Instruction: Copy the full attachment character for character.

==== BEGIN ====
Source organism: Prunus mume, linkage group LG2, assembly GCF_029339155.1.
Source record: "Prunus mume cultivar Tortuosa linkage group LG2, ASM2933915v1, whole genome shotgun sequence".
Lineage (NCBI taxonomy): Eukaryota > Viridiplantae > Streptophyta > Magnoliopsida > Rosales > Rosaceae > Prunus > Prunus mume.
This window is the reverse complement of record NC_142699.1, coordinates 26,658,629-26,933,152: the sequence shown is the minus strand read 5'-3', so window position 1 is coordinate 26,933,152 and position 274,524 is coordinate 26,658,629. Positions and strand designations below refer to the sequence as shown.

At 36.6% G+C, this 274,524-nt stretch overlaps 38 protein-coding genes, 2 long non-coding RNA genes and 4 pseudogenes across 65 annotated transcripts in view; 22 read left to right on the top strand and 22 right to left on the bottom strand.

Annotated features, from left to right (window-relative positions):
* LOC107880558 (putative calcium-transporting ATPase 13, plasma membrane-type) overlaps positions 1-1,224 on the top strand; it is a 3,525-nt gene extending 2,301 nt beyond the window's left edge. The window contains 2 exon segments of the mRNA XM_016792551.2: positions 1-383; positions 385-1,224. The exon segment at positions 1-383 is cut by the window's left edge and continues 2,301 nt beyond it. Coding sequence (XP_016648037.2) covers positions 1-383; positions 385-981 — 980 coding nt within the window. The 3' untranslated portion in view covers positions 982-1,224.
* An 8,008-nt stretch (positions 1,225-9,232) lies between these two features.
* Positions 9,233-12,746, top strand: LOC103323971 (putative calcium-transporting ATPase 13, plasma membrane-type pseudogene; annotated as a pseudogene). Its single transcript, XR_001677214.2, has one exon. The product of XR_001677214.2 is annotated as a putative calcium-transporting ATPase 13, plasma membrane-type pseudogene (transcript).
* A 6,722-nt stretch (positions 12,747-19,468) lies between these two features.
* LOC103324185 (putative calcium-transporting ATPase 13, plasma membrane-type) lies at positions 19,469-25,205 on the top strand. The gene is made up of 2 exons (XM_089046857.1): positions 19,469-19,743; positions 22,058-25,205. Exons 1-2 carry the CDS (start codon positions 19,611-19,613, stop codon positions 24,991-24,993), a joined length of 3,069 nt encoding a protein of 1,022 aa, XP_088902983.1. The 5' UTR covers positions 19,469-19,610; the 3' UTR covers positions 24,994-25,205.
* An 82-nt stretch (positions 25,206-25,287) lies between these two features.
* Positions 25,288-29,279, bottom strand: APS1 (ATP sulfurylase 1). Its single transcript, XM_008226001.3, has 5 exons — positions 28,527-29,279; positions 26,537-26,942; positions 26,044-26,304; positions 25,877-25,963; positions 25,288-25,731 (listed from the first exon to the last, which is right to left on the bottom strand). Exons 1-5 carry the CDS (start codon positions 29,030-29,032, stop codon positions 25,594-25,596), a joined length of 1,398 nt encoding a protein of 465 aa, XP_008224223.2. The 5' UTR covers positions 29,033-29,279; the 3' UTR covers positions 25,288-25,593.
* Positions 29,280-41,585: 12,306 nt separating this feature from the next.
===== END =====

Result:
Source organism: Prunus mume, linkage group LG2, assembly GCF_029339155.1.
Source record: "Prunus mume cultivar Tortuosa linkage group LG2, ASM2933915v1, whole genome shotgun sequence".
Lineage (NCBI taxonomy): Eukaryota > Viridiplantae > Streptophyta > Magnoliopsida > Rosales > Rosaceae > Prunus > Prunus mume.
This window is the reverse complement of record NC_142699.1, coordinates 26,658,629-26,933,152: the sequence shown is the minus strand read 5'-3', so window position 1 is coordinate 26,933,152 and position 274,524 is coordinate 26,658,629. Positions and strand designations below refer to the sequence as shown.

At 36.6% G+C, this 274,524-nt stretch overlaps 38 protein-coding genes, 2 long non-coding RNA genes and 4 pseudogenes across 65 annotated transcripts in view; 22 read left to right on the top strand and 22 right to left on the bottom strand.

Annotated features, from left to right (window-relative positions):
* LOC107880558 (putative calcium-transporting ATPase 13, plasma membrane-type) overlaps positions 1-1,224 on the top strand; it is a 3,525-nt gene extending 2,301 nt beyond the window's left edge. The window contains 2 exon segments of the mRNA XM_016792551.2: positions 1-383; positions 385-1,224. The exon segment at positions 1-383 is cut by the window's left edge and continues 2,301 nt beyond it. Coding sequence (XP_016648037.2) covers positions 1-383; positions 385-981 — 980 coding nt within the window. The 3' untranslated portion in view covers positions 982-1,224.
* An 8,008-nt stretch (positions 1,225-9,232) lies between these two features.
* Positions 9,233-12,746, top strand: LOC103323971 (putative calcium-transporting ATPase 13, plasma membrane-type pseudogene; annotated as a pseudogene). Its single transcript, XR_001677214.2, has one exon. The product of XR_001677214.2 is annotated as a putative calcium-transporting ATPase 13, plasma membrane-type pseudogene (transcript).
* A 6,722-nt stretch (positions 12,747-19,468) lies between these two features.
* LOC103324185 (putative calcium-transporting ATPase 13, plasma membrane-type) lies at positions 19,469-25,205 on the top strand. The gene is made up of 2 exons (XM_089046857.1): positions 19,469-19,743; positions 22,058-25,205. Exons 1-2 carry the CDS (start codon positions 19,611-19,613, stop codon positions 24,991-24,993), a joined length of 3,069 nt encoding a protein of 1,022 aa, XP_088902983.1. The 5' UTR covers positions 19,469-19,610; the 3' UTR covers positions 24,994-25,205.
* An 82-nt stretch (positions 25,206-25,287) lies between these two features.
* Positions 25,288-29,279, bottom strand: APS1 (ATP sulfurylase 1). Its single transcript, XM_008226001.3, has 5 exons — positions 28,527-29,279; positions 26,537-26,942; positions 26,044-26,304; positions 25,877-25,963; positions 25,288-25,731 (listed from the first exon to the last, which is right to left on the bottom strand). Exons 1-5 carry the CDS (start codon positions 29,030-29,032, stop codon positions 25,594-25,596), a joined length of 1,398 nt encoding a protein of 465 aa, XP_008224223.2. The 5' UTR covers positions 29,033-29,279; the 3' UTR covers positions 25,288-25,593.
* Positions 29,280-41,585: 12,306 nt separating this feature from the next.